Supreme Court: The Supreme Court is a statewide trial court that has the broadest jurisdiction of any court. The Supreme Court hears civil and criminal cases, but not claims against the state. It is the only court that handles divorces, annulments, and separations. Supreme Court justices are elected for 14-year terms.
Family Court: The Family Court, present in every county in New York State, hears cases involving children and families including child custody and support, neglect and abuse, juvenile delinquency, family offenses (i.e. domestic violence), and paternity. The Family Court does not decide divorce, annulment, or separation proceedings. In New York City, pursuant to an executive order, the Mayor appoints Family Court judges from a list of candidates submitted by the Mayor’s Advisory Committee on the Judiciary. In all other counties, Family Court judges are elected. All Family Court judges serve 10-year terms.
In 2012, Jodi Arias was tried for the 2008 murder of her ex-boyfriend Travis Alexander, and her story was everywhere. The grisly details of Alexander’s murder, lurid details about their sex life, and the drama of their break-up were all revealed in the trial, live-streamed online. Lifetime even turned her case into a movie. Arias was convicted on first-degree murder, and, by the end of the year, a jury will determine whether she should be sentenced to execution. Continue reading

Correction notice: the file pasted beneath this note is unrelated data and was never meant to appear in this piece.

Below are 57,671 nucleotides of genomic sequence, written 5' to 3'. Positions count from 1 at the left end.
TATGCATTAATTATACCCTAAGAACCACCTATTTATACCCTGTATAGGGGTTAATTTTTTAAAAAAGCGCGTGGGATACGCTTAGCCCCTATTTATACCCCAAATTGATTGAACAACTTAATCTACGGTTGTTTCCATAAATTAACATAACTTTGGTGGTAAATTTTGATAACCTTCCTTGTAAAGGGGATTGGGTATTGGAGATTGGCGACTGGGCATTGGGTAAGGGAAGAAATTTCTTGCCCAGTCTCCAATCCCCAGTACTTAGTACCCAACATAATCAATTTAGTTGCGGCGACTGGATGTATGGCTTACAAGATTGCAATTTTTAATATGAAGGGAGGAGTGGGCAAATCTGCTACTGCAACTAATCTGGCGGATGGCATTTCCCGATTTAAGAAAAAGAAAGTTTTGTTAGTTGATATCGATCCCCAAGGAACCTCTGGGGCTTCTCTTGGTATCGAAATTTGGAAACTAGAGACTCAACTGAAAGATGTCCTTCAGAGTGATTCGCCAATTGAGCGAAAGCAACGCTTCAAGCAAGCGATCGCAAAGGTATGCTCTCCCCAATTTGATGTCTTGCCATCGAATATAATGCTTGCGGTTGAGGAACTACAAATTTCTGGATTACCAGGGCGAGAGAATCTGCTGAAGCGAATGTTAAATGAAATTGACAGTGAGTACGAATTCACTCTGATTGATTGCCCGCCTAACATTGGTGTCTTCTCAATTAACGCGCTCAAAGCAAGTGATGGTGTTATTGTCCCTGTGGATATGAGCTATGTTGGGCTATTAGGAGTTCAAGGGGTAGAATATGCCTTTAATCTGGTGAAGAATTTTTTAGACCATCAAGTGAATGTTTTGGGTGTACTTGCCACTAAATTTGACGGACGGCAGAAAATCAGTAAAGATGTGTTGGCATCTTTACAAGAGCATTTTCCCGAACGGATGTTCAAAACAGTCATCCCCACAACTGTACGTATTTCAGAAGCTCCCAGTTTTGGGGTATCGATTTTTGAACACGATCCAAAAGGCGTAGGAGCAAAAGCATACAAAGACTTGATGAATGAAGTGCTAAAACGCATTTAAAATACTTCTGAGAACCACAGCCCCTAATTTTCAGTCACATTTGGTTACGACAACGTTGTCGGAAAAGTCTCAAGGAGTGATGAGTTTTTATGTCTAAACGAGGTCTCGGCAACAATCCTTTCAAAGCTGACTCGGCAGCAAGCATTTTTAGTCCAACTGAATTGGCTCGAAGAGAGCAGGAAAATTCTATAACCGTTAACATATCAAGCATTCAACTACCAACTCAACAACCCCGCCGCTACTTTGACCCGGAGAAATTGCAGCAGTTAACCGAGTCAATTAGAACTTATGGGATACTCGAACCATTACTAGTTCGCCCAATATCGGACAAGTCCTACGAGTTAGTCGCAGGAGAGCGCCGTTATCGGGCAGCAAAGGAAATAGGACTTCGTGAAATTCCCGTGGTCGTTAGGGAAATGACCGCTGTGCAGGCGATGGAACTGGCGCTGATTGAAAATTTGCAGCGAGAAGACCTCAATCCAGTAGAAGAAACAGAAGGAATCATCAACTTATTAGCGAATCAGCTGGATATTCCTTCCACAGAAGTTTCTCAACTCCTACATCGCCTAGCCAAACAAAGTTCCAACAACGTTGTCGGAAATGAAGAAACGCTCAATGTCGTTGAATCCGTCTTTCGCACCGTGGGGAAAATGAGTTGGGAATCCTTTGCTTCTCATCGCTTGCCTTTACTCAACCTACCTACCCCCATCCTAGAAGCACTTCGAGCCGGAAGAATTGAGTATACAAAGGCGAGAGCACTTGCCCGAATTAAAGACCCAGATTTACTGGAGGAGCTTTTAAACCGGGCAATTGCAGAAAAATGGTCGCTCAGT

Takeaway: Although each case is unique, criminal charges tend to follow a pretty familiar path through the justice system.
Although the details vary, every state and the federal government follows the same basic procedure for processing a criminal case. This article will help you understand the broad outline of how criminal charges move through the criminal justice system. If you are charged with a crime, you should consult a criminal defense lawyer to learn how your case will proceed in the court that hears it.
You step in a puddle of spilled cooking oil in a grocery store and break three bones in your hand. You’re a concert pianist. How can you recover your lost income?
Your landlord claims you broke several things in your apartment that you didn’t pay for. You know they were broken when you moved in. The forms you signed when you moved in don’t specifically mention those items. How do you keep from having to replace something you aren’t responsible for? Continue reading